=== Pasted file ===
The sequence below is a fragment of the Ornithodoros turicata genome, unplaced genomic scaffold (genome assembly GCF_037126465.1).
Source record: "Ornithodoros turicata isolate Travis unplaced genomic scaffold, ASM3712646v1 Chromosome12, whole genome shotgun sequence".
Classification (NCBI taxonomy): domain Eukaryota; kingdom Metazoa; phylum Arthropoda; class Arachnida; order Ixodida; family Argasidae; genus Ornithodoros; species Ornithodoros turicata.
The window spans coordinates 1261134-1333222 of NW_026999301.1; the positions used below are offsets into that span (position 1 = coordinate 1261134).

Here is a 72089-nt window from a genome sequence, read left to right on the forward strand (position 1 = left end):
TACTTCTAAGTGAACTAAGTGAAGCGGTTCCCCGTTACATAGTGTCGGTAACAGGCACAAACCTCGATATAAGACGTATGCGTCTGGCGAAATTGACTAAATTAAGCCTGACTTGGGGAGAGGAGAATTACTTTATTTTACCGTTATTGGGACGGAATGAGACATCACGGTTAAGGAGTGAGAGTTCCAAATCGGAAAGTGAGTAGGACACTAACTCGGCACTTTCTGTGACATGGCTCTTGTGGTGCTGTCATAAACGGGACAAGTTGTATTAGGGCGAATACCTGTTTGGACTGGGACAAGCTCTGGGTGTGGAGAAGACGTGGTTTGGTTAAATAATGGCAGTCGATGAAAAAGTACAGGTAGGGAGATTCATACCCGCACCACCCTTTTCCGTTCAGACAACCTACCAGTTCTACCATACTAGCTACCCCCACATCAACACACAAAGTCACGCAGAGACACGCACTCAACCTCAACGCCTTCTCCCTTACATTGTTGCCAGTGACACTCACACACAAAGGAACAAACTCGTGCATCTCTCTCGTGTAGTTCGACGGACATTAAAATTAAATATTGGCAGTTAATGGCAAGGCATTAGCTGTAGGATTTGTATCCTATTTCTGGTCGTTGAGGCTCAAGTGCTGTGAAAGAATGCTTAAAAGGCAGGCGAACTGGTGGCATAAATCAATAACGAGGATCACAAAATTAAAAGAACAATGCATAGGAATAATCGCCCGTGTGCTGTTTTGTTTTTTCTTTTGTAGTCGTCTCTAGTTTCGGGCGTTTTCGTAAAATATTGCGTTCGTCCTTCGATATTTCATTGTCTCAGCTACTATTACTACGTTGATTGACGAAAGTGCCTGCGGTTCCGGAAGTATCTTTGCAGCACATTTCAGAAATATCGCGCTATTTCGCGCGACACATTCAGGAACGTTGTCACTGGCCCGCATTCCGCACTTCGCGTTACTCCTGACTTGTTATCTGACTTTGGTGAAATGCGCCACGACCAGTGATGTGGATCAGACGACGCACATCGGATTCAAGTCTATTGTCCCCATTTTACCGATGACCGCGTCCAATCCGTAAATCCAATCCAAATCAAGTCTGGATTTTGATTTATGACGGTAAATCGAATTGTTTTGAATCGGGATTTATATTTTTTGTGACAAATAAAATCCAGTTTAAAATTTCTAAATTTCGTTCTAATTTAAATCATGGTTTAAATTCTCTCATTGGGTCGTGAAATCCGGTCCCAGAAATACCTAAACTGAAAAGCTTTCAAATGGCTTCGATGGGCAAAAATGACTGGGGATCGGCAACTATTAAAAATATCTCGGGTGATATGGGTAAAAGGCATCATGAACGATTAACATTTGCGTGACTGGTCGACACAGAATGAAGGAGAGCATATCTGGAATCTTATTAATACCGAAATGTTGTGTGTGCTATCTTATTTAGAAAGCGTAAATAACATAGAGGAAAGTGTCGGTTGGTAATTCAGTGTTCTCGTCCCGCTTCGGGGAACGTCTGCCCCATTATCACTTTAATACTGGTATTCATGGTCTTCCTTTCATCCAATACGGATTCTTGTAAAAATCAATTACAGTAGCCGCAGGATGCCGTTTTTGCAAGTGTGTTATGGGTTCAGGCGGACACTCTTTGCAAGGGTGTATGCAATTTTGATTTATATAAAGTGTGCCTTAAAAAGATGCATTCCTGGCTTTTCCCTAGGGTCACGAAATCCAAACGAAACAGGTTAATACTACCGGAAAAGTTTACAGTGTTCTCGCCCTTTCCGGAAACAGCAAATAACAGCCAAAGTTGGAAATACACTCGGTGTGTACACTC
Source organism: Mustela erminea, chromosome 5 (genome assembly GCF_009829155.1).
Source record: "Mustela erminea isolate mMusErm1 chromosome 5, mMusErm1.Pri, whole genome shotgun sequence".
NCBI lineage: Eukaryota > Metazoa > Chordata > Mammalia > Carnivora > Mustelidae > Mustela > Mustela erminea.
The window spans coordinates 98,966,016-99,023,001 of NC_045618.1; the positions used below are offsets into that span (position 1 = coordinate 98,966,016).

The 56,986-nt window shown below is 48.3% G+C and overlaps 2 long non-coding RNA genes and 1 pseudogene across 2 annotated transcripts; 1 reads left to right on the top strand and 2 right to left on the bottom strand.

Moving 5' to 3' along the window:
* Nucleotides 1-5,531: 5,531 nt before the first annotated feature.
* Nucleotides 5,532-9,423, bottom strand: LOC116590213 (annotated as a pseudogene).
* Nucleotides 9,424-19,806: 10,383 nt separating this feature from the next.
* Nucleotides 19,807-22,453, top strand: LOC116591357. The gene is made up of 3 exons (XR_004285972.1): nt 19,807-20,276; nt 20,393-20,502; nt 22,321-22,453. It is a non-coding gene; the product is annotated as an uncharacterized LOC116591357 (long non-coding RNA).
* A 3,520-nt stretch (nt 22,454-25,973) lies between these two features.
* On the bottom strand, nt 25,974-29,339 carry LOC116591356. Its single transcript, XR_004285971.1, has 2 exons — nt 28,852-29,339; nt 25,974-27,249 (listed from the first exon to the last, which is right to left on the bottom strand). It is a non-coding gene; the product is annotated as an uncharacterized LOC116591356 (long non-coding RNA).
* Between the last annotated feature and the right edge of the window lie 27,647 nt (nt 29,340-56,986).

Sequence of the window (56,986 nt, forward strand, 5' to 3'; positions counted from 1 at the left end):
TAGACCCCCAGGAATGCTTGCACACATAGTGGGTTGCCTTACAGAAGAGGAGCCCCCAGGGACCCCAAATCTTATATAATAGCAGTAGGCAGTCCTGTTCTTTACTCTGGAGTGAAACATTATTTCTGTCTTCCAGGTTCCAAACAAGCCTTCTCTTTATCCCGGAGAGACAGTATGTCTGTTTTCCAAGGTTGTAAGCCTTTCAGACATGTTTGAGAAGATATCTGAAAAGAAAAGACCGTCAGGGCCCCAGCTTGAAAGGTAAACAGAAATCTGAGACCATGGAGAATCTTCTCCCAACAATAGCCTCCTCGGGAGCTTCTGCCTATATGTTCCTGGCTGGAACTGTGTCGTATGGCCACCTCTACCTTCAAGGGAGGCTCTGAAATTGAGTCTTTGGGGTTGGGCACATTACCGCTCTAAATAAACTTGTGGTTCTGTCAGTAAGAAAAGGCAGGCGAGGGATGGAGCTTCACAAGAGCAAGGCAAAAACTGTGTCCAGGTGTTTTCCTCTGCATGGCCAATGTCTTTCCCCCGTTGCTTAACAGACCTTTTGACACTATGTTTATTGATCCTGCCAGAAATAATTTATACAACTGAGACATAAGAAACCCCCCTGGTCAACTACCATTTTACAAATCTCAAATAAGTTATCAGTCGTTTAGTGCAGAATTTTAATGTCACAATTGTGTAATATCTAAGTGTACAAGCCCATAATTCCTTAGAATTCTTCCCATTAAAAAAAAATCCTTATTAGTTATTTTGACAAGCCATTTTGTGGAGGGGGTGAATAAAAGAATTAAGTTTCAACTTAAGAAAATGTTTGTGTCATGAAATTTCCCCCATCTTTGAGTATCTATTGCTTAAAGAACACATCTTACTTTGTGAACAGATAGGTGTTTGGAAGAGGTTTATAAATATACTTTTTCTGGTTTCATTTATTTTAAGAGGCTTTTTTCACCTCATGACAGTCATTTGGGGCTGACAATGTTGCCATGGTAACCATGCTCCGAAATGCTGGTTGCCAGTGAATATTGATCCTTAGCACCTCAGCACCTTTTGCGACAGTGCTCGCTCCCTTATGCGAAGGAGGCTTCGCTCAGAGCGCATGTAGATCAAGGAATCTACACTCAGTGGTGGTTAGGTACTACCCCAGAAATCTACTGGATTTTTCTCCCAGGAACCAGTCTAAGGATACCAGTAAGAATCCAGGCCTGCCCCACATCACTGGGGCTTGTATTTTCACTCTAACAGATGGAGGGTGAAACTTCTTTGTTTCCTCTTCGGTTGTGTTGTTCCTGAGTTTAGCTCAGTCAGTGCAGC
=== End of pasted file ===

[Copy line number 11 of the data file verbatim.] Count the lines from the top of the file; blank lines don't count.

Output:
The 56,986-nt window shown below is 48.3% G+C and overlaps 2 long non-coding RNA genes and 1 pseudogene across 2 annotated transcripts; 1 reads left to right on the top strand and 2 right to left on the bottom strand.